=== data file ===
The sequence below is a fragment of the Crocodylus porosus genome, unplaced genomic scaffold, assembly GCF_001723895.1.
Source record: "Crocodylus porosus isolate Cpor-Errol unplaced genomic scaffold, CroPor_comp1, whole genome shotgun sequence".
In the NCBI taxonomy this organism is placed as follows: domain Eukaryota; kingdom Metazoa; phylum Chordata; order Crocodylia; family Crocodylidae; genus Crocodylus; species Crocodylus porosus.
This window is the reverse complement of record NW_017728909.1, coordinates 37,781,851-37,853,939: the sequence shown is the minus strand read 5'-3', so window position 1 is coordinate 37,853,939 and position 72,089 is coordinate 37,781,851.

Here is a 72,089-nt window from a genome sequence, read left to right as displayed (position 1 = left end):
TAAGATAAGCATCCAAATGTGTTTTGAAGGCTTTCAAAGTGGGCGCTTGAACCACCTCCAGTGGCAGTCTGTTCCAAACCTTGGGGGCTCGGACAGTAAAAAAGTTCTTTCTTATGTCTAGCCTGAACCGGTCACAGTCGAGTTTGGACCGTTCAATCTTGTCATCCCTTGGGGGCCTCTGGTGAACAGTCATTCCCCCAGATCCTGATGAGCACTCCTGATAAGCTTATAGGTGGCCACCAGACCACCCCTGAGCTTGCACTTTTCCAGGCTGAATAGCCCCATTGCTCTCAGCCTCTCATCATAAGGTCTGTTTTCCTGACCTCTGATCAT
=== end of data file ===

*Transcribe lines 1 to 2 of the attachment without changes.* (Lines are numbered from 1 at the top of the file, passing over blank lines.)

The sequence below is a fragment of the Crocodylus porosus genome, unplaced genomic scaffold, assembly GCF_001723895.1.
Source record: "Crocodylus porosus isolate Cpor-Errol unplaced genomic scaffold, CroPor_comp1, whole genome shotgun sequence".